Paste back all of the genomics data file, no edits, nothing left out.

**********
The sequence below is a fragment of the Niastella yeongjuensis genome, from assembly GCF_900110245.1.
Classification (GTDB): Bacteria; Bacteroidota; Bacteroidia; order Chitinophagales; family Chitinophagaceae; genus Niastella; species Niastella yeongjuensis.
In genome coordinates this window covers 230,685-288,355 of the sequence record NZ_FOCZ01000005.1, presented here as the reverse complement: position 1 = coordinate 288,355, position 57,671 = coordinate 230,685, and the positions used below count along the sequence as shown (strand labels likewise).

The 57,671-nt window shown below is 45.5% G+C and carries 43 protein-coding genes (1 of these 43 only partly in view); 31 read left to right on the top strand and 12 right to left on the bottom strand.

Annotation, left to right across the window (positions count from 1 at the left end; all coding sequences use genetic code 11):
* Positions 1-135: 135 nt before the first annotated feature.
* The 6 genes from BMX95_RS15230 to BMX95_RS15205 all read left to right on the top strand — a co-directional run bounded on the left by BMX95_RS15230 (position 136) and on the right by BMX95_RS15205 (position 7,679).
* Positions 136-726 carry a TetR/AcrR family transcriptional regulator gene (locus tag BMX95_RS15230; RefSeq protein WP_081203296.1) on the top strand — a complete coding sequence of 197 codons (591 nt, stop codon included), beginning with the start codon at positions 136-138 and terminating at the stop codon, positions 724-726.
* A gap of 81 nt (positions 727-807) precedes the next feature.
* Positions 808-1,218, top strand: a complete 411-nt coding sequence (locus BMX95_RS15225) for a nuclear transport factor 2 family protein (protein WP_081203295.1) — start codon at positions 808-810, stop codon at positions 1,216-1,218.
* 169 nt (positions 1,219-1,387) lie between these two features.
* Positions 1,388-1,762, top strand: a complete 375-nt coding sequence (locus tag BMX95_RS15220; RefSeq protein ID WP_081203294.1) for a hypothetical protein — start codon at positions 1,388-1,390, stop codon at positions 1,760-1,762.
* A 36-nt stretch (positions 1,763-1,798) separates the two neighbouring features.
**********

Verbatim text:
The sequence below is a fragment of the Niastella yeongjuensis genome, from assembly GCF_900110245.1.
Classification (GTDB): Bacteria; Bacteroidota; Bacteroidia; order Chitinophagales; family Chitinophagaceae; genus Niastella; species Niastella yeongjuensis.
In genome coordinates this window covers 230,685-288,355 of the sequence record NZ_FOCZ01000005.1, presented here as the reverse complement: position 1 = coordinate 288,355, position 57,671 = coordinate 230,685, and the positions used below count along the sequence as shown (strand labels likewise).

The 57,671-nt window shown below is 45.5% G+C and carries 43 protein-coding genes (1 of these 43 only partly in view); 31 read left to right on the top strand and 12 right to left on the bottom strand.

Annotation, left to right across the window (positions count from 1 at the left end; all coding sequences use genetic code 11):
* Positions 1-135: 135 nt before the first annotated feature.
* The 6 genes from BMX95_RS15230 to BMX95_RS15205 all read left to right on the top strand — a co-directional run bounded on the left by BMX95_RS15230 (position 136) and on the right by BMX95_RS15205 (position 7,679).
* Positions 136-726 carry a TetR/AcrR family transcriptional regulator gene (locus tag BMX95_RS15230; RefSeq protein WP_081203296.1) on the top strand — a complete coding sequence of 197 codons (591 nt, stop codon included), beginning with the start codon at positions 136-138 and terminating at the stop codon, positions 724-726.
* A gap of 81 nt (positions 727-807) precedes the next feature.
* Positions 808-1,218, top strand: a complete 411-nt coding sequence (locus BMX95_RS15225) for a nuclear transport factor 2 family protein (protein WP_081203295.1) — start codon at positions 808-810, stop codon at positions 1,216-1,218.
* 169 nt (positions 1,219-1,387) lie between these two features.
* Positions 1,388-1,762, top strand: a complete 375-nt coding sequence (locus tag BMX95_RS15220; RefSeq protein ID WP_081203294.1) for a hypothetical protein — start codon at positions 1,388-1,390, stop codon at positions 1,760-1,762.
* A 36-nt stretch (positions 1,763-1,798) separates the two neighbouring features.